Like all successful NFT collection launches, Jasper and his team started building a community of fans early. Their @FomoMofoNFT Twitter account served as the primary source of FOMO MOFO news, garnering over 10,000 followers in two weeks.
"No fake followers, bots, fake engagement... zero paid marketing/shills," they Tweeted. "We wanted to approach our project with the community in mind first."
For people unfamiliar with NFTs, Jasper even put together a visual guide that will no doubt be helpful to anyone interested in the space:
Jasper's wife Amy kept followers engaged with fun videos and unabashed cheerleading for the project. The FOMO MOFO team also set up a Discord chat server where hundreds of fans and NFT collectors could keep up with developments and interact with each other.
They were so good at what they were doing, fake copycat listings popped up.
Everything led up to the drop, the launch date, the "minting" of the 8,008 NFTs, on Sunday, January 16, 2022.
Jasper's Big Hit
Jasper, Amy, Asap and friends definitely did everything right. When FOMO MOFO NFTs were finally released, they sold out in under ten seconds, an achievement one collector said must be a record.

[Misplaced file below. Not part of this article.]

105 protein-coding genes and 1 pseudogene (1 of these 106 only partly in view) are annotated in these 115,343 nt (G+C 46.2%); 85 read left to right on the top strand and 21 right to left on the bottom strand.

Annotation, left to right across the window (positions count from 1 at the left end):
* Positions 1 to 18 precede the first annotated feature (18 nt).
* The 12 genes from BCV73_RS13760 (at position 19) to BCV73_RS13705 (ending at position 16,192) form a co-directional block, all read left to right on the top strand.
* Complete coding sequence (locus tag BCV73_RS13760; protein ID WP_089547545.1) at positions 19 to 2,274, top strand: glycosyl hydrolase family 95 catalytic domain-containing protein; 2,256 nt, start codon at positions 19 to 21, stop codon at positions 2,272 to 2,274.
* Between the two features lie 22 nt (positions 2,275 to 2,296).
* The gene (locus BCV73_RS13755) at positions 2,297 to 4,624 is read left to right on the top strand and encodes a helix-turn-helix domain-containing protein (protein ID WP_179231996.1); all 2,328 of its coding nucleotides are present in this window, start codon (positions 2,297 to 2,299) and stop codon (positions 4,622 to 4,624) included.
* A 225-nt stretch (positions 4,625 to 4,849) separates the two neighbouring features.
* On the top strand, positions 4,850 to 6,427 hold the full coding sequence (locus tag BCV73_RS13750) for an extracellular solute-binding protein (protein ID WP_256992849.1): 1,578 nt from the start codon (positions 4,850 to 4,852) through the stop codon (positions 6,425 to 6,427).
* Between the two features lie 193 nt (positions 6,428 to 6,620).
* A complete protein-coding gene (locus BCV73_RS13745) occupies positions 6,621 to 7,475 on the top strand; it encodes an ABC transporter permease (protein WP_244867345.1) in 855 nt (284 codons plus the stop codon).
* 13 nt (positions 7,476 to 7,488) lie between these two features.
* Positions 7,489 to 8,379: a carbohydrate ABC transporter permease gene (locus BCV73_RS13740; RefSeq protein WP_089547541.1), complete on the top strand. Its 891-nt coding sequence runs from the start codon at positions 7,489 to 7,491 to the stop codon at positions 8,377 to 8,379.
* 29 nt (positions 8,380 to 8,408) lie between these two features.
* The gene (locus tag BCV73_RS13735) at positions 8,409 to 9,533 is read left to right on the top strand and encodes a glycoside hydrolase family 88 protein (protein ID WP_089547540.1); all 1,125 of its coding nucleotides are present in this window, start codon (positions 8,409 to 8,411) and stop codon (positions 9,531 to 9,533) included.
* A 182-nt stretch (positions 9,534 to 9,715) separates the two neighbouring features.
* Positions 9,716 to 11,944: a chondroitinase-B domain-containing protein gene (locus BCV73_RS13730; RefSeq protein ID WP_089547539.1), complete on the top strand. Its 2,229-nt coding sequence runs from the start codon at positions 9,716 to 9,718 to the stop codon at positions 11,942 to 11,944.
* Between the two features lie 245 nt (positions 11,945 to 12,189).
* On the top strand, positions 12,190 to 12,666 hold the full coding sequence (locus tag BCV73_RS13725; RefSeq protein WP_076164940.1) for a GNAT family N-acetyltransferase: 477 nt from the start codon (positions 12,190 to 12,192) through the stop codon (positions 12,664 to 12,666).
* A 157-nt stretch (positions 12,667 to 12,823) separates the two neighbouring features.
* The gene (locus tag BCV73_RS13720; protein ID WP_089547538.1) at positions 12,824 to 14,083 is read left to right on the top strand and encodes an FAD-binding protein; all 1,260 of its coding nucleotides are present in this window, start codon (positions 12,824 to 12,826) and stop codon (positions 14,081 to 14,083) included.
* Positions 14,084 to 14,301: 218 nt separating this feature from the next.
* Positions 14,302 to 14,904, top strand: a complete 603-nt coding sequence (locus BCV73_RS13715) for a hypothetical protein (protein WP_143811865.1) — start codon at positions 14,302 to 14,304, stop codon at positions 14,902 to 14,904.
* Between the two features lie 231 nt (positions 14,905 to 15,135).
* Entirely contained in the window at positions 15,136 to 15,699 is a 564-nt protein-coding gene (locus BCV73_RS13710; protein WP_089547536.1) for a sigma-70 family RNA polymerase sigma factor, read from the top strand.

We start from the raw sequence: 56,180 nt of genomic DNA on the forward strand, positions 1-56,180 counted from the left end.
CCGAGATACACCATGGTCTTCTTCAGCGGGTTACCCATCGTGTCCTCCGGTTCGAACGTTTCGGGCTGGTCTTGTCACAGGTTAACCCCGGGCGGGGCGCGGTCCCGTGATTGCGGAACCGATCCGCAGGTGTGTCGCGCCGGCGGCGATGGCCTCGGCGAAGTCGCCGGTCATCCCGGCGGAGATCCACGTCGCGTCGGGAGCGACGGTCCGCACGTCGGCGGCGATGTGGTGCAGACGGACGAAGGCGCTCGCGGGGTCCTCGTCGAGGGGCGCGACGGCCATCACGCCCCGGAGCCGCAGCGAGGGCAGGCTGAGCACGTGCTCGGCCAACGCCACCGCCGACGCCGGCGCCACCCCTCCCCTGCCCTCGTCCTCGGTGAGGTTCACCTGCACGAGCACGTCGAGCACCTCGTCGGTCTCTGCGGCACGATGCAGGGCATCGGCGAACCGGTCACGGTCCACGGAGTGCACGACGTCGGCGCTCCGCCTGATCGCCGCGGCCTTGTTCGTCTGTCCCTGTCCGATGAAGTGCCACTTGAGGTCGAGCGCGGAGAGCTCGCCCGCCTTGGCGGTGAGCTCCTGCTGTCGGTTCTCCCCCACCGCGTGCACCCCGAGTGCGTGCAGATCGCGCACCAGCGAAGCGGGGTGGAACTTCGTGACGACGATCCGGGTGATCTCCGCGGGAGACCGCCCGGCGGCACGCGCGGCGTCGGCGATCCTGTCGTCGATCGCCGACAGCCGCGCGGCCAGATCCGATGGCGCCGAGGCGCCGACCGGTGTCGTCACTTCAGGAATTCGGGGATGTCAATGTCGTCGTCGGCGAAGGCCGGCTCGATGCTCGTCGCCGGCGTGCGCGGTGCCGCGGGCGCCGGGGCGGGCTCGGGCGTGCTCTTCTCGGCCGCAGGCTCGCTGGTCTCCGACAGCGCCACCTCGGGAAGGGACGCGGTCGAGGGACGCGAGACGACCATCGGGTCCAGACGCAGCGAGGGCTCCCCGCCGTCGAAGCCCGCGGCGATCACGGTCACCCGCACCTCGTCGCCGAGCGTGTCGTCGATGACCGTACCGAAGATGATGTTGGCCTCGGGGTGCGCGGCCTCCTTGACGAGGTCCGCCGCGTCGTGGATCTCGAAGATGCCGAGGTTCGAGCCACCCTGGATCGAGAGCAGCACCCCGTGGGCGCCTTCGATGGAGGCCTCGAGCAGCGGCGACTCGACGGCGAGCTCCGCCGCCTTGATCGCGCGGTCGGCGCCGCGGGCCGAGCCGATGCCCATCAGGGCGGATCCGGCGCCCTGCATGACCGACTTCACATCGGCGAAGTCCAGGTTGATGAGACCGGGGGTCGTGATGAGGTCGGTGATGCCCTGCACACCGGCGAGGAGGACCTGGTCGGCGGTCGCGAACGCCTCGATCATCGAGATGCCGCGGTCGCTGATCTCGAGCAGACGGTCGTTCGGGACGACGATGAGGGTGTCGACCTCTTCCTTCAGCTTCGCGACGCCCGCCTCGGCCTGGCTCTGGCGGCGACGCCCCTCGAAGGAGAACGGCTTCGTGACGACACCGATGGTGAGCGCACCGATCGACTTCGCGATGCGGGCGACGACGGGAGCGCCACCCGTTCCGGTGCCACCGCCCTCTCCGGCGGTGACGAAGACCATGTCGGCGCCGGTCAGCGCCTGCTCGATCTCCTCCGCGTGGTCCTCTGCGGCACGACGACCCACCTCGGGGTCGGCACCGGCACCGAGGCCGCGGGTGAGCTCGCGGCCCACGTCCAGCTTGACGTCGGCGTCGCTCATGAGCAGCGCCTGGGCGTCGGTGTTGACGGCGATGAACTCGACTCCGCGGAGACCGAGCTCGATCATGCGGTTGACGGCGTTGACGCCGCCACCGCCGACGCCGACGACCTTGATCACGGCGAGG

The team came up with creative ways to celebrate milestones throughout the initial sale:
At 35 percent sold, Jasper ate a whole spoonful of wasabi.
At 50 percent, Jasper and Asap had pies slammed into their faces.
And when they sold out? Jasper had promised from the very beginning that he'd perform a pole dance.
Within a day, the collection's "floor" price was 0.68 ETH, or about $2,700, for one NFT. The 8,008 item collection had 3,700 owners, amounting to over 3,000 ETH (the aforementioned $8 million) in transactions.
Jasper's collection was the top traded collection on OpenSea.
As of today, total transaction volume is nearly 4,400 ETH. A couple of FOMO MOFO NFTs have sold for 20ETH, or about $56,000, each. The lowest price I could find was for #1992, going for 0.42 ETH or about $1,200.